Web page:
An entire beach at Punakaiki on the South Island’s West Coast has disappeared in under a year, with the loss of 30,000 cubic metres of sand.
West Coast Regional Council rivers and drainage engineer Wayne Moen said the beach immediately north of the blowholes, had dropped 2.5m.
“I’ve never seen it happen like that before. The whole beach has basically disappeared.”
King tides over the weekend threw rocks over the seawall, flooded a motel and demolished a fence.
Mr Moen said the latest results of regular cross-sections taken of the beach showed that 30,000 cubic metres of sand had gone.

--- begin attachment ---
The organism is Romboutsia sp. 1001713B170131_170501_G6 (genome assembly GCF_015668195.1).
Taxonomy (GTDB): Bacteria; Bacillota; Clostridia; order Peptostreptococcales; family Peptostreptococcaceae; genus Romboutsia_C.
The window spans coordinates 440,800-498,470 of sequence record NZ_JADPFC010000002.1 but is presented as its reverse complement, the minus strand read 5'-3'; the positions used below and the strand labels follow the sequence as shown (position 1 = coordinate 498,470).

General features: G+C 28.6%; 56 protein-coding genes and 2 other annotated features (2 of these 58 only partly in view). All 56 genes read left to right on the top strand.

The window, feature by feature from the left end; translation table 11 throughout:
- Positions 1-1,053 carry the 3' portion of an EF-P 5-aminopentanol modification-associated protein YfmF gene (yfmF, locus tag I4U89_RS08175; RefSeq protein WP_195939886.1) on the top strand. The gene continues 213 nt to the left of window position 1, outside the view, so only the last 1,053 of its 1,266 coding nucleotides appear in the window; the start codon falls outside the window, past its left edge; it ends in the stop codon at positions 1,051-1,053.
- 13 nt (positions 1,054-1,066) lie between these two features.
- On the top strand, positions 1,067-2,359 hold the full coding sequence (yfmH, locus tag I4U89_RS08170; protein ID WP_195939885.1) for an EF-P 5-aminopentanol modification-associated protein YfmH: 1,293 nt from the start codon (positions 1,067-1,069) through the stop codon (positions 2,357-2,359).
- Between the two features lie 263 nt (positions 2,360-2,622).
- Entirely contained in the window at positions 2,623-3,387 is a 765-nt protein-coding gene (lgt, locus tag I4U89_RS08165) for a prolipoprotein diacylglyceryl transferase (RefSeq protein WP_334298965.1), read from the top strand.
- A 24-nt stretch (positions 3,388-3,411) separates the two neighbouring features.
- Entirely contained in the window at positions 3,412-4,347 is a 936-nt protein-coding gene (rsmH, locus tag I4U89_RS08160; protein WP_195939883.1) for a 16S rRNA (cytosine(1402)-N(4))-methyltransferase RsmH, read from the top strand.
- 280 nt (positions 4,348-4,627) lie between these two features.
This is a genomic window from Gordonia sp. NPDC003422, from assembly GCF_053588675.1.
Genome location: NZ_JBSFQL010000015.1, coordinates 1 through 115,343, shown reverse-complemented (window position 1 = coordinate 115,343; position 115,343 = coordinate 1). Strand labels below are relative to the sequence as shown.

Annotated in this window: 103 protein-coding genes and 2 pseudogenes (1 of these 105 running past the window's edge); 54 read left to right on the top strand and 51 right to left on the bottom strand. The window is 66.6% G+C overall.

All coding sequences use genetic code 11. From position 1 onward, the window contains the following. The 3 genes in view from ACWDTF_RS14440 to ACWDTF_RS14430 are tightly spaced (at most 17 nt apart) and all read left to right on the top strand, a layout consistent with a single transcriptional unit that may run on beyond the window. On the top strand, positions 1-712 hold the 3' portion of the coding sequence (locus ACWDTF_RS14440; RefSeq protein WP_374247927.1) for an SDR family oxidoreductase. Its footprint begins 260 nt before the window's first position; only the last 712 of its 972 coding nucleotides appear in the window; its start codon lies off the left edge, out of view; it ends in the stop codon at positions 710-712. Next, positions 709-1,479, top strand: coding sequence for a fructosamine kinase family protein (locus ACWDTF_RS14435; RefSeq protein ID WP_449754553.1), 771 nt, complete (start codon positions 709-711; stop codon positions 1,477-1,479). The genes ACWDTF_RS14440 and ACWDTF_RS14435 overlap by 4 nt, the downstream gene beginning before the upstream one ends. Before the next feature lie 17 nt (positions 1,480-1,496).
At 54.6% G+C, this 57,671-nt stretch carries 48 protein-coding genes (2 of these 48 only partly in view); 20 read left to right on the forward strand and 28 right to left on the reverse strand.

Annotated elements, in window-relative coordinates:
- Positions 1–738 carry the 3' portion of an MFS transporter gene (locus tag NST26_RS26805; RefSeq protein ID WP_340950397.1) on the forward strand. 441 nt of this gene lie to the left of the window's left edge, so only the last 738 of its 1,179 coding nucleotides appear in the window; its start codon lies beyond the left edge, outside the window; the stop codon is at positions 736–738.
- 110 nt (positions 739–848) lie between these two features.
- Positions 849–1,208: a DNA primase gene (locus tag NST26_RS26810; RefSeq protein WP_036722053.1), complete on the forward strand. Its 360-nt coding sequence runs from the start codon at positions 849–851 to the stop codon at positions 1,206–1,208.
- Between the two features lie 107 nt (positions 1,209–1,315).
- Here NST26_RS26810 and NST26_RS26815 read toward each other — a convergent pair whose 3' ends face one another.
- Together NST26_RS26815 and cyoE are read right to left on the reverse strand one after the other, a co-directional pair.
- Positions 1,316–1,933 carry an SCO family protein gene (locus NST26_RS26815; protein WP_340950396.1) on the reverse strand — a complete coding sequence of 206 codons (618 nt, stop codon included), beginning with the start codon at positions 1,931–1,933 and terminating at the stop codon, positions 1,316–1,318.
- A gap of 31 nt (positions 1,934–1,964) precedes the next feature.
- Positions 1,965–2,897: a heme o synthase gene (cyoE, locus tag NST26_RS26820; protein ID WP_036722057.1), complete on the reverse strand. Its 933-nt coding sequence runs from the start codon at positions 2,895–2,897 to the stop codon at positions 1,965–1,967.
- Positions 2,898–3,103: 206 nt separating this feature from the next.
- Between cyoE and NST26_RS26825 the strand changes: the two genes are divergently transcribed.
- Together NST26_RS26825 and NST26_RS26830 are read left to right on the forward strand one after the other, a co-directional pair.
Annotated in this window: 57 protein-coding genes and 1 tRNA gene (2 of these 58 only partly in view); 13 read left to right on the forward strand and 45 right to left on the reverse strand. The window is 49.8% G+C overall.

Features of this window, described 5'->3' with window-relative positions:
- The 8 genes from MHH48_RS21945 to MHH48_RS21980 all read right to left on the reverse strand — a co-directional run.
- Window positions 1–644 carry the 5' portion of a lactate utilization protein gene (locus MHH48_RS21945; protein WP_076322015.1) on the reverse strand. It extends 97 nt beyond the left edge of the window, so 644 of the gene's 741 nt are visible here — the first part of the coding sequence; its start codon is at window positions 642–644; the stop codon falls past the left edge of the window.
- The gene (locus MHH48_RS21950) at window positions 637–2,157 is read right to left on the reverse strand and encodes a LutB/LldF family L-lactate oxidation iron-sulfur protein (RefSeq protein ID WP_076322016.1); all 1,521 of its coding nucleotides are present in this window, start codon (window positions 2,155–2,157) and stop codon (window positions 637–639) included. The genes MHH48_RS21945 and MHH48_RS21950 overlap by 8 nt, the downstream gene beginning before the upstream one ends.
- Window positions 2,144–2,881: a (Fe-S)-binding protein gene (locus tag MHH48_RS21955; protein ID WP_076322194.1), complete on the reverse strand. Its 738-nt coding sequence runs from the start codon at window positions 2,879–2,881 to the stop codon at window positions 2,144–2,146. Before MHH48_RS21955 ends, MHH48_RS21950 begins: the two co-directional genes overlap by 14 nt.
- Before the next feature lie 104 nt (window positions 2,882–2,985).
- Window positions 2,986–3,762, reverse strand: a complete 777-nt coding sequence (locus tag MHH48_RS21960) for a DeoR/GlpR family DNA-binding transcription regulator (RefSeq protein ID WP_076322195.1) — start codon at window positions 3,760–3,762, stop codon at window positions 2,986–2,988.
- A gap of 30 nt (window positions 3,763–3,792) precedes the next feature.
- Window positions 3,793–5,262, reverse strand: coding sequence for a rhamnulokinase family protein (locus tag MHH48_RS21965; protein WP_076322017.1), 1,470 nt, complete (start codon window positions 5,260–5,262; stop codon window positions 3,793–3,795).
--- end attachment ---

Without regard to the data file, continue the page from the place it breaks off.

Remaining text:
He said the seawall had sustained damage in the past couple of months, and repairs were under way before the king tides hit at the weekend. The sea had cut into the wall and some of the rock had slipped, but the structure of the wall had not been compromised.
Punakaiki resident John Lightfoot said southerly storms were needed to replenish the beach.
It could still be walked at low tide, but it was a lot lower than usual.
Earlier this year, property owners on the south side of the township feared that rapidly advancing erosion was threatening their properties.
By Laura Mills of the Greymouth Star